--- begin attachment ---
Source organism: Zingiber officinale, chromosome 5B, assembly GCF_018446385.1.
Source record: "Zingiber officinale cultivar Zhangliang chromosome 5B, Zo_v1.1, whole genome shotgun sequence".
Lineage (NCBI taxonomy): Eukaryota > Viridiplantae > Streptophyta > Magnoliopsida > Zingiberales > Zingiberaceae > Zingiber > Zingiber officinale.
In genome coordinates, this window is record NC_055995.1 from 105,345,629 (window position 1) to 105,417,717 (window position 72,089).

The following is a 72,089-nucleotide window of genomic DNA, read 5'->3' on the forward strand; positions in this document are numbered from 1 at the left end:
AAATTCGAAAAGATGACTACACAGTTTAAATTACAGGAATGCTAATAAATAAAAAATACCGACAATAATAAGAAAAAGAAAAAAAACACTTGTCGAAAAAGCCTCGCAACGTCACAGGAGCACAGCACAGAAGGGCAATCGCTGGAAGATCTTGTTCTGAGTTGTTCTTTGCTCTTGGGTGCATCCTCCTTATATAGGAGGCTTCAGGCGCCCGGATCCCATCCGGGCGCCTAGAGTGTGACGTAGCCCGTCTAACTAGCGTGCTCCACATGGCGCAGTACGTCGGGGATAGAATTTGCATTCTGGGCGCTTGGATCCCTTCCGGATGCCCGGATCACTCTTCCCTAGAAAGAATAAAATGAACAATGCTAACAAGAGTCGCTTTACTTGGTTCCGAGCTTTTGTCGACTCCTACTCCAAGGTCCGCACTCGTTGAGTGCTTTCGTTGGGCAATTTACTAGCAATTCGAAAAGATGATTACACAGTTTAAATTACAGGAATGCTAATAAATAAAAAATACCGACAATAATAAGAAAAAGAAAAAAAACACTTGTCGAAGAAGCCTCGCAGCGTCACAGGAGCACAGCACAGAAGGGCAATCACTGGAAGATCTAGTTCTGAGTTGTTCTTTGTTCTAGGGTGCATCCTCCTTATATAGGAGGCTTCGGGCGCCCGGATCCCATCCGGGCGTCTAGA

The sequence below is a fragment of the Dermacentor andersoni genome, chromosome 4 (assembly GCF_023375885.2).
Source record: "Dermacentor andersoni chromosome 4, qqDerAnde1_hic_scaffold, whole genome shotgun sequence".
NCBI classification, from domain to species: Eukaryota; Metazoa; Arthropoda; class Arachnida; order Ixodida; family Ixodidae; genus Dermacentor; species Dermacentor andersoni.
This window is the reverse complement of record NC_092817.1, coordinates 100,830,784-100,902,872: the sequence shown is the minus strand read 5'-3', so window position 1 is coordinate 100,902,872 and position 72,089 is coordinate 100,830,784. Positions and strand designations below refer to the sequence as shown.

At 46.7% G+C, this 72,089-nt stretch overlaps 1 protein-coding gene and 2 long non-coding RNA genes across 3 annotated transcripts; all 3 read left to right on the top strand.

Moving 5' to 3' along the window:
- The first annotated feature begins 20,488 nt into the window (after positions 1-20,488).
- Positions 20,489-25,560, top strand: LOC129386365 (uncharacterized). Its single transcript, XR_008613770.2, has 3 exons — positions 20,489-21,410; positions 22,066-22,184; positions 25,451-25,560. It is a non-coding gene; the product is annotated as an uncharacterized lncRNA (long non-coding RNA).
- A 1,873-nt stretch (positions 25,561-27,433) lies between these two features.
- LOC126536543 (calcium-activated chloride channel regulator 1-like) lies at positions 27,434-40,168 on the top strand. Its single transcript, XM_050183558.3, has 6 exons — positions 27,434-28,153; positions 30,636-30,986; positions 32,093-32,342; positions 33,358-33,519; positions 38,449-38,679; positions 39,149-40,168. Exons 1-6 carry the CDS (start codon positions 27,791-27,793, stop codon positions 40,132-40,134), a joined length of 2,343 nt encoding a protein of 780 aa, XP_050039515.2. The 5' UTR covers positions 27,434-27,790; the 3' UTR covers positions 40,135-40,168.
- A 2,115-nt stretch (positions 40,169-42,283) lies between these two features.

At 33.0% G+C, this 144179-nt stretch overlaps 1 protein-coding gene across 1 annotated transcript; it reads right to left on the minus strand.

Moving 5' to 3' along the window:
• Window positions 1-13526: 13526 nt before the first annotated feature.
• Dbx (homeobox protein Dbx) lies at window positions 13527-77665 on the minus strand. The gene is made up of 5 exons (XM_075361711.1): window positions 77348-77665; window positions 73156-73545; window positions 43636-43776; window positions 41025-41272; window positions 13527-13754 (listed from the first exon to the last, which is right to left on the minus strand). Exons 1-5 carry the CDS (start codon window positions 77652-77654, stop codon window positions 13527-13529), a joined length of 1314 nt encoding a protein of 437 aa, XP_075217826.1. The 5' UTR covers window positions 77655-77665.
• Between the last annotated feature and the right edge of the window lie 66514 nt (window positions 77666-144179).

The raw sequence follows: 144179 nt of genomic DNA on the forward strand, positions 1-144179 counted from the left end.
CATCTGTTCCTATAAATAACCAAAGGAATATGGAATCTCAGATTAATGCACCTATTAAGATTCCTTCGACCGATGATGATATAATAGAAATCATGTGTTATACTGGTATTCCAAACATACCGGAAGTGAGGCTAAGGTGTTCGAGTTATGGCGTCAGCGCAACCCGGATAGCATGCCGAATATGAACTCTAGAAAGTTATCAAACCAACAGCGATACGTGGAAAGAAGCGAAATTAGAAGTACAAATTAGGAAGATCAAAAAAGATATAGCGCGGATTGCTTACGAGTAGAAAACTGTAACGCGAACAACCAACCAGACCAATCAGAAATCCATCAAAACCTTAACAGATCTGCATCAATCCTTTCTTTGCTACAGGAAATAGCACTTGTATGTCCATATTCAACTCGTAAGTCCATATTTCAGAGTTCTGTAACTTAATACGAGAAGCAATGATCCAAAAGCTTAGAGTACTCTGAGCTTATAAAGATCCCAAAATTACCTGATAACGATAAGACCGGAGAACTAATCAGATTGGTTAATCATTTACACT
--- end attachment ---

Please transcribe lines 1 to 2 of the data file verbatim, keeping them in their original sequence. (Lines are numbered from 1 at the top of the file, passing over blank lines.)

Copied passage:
Source organism: Zingiber officinale, chromosome 5B, assembly GCF_018446385.1.
Source record: "Zingiber officinale cultivar Zhangliang chromosome 5B, Zo_v1.1, whole genome shotgun sequence".